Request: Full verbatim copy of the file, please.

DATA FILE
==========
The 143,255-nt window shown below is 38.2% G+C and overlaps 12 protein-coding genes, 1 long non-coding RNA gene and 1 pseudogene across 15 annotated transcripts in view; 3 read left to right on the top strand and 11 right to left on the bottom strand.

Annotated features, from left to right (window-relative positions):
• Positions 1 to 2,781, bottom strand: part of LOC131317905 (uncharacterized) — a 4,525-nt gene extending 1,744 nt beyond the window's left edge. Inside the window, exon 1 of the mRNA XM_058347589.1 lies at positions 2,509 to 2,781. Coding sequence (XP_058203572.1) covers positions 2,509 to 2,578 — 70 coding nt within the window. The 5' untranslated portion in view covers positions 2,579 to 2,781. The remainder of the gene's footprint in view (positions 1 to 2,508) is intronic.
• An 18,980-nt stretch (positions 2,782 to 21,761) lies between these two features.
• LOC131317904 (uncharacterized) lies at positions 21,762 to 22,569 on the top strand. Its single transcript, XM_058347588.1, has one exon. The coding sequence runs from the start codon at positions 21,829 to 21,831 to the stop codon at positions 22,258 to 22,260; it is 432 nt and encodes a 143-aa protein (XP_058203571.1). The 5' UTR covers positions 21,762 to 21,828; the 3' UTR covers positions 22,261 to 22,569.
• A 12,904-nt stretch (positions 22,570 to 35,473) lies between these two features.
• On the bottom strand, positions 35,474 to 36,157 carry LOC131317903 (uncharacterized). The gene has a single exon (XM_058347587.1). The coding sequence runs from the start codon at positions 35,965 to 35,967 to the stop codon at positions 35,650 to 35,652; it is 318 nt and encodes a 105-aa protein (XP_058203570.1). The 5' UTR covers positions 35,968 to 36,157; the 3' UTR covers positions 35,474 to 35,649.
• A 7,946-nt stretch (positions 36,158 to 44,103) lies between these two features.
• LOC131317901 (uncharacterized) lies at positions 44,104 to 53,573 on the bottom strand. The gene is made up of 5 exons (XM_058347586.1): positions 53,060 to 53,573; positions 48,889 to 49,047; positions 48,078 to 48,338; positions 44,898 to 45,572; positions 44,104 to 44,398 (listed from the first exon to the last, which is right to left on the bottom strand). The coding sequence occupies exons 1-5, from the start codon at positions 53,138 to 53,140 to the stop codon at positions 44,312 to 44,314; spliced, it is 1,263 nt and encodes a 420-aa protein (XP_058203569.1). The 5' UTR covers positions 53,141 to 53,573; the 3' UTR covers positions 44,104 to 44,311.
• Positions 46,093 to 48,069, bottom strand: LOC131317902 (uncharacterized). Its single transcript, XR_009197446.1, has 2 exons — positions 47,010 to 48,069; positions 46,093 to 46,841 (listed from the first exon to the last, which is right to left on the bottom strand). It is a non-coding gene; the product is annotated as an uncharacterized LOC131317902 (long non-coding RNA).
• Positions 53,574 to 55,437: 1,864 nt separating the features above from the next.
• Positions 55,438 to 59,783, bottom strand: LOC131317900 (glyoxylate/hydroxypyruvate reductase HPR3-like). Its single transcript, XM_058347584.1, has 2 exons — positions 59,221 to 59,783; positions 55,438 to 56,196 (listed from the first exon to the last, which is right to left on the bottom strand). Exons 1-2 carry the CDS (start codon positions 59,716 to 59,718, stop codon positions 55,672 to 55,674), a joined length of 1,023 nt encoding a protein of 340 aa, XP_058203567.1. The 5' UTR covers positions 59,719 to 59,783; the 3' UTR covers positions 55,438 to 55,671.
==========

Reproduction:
The 143,255-nt window shown below is 38.2% G+C and overlaps 12 protein-coding genes, 1 long non-coding RNA gene and 1 pseudogene across 15 annotated transcripts in view; 3 read left to right on the top strand and 11 right to left on the bottom strand.

Annotated features, from left to right (window-relative positions):
• Positions 1 to 2,781, bottom strand: part of LOC131317905 (uncharacterized) — a 4,525-nt gene extending 1,744 nt beyond the window's left edge. Inside the window, exon 1 of the mRNA XM_058347589.1 lies at positions 2,509 to 2,781. Coding sequence (XP_058203572.1) covers positions 2,509 to 2,578 — 70 coding nt within the window. The 5' untranslated portion in view covers positions 2,579 to 2,781. The remainder of the gene's footprint in view (positions 1 to 2,508) is intronic.
• An 18,980-nt stretch (positions 2,782 to 21,761) lies between these two features.
• LOC131317904 (uncharacterized) lies at positions 21,762 to 22,569 on the top strand. Its single transcript, XM_058347588.1, has one exon. The coding sequence runs from the start codon at positions 21,829 to 21,831 to the stop codon at positions 22,258 to 22,260; it is 432 nt and encodes a 143-aa protein (XP_058203571.1). The 5' UTR covers positions 21,762 to 21,828; the 3' UTR covers positions 22,261 to 22,569.
• A 12,904-nt stretch (positions 22,570 to 35,473) lies between these two features.
• On the bottom strand, positions 35,474 to 36,157 carry LOC131317903 (uncharacterized). The gene has a single exon (XM_058347587.1). The coding sequence runs from the start codon at positions 35,965 to 35,967 to the stop codon at positions 35,650 to 35,652; it is 318 nt and encodes a 105-aa protein (XP_058203570.1). The 5' UTR covers positions 35,968 to 36,157; the 3' UTR covers positions 35,474 to 35,649.
• A 7,946-nt stretch (positions 36,158 to 44,103) lies between these two features.
• LOC131317901 (uncharacterized) lies at positions 44,104 to 53,573 on the bottom strand. The gene is made up of 5 exons (XM_058347586.1): positions 53,060 to 53,573; positions 48,889 to 49,047; positions 48,078 to 48,338; positions 44,898 to 45,572; positions 44,104 to 44,398 (listed from the first exon to the last, which is right to left on the bottom strand). The coding sequence occupies exons 1-5, from the start codon at positions 53,138 to 53,140 to the stop codon at positions 44,312 to 44,314; spliced, it is 1,263 nt and encodes a 420-aa protein (XP_058203569.1). The 5' UTR covers positions 53,141 to 53,573; the 3' UTR covers positions 44,104 to 44,311.
• Positions 46,093 to 48,069, bottom strand: LOC131317902 (uncharacterized). Its single transcript, XR_009197446.1, has 2 exons — positions 47,010 to 48,069; positions 46,093 to 46,841 (listed from the first exon to the last, which is right to left on the bottom strand). It is a non-coding gene; the product is annotated as an uncharacterized LOC131317902 (long non-coding RNA).
• Positions 53,574 to 55,437: 1,864 nt separating the features above from the next.
• Positions 55,438 to 59,783, bottom strand: LOC131317900 (glyoxylate/hydroxypyruvate reductase HPR3-like). Its single transcript, XM_058347584.1, has 2 exons — positions 59,221 to 59,783; positions 55,438 to 56,196 (listed from the first exon to the last, which is right to left on the bottom strand). Exons 1-2 carry the CDS (start codon positions 59,716 to 59,718, stop codon positions 55,672 to 55,674), a joined length of 1,023 nt encoding a protein of 340 aa, XP_058203567.1. The 5' UTR covers positions 59,719 to 59,783; the 3' UTR covers positions 55,438 to 55,671.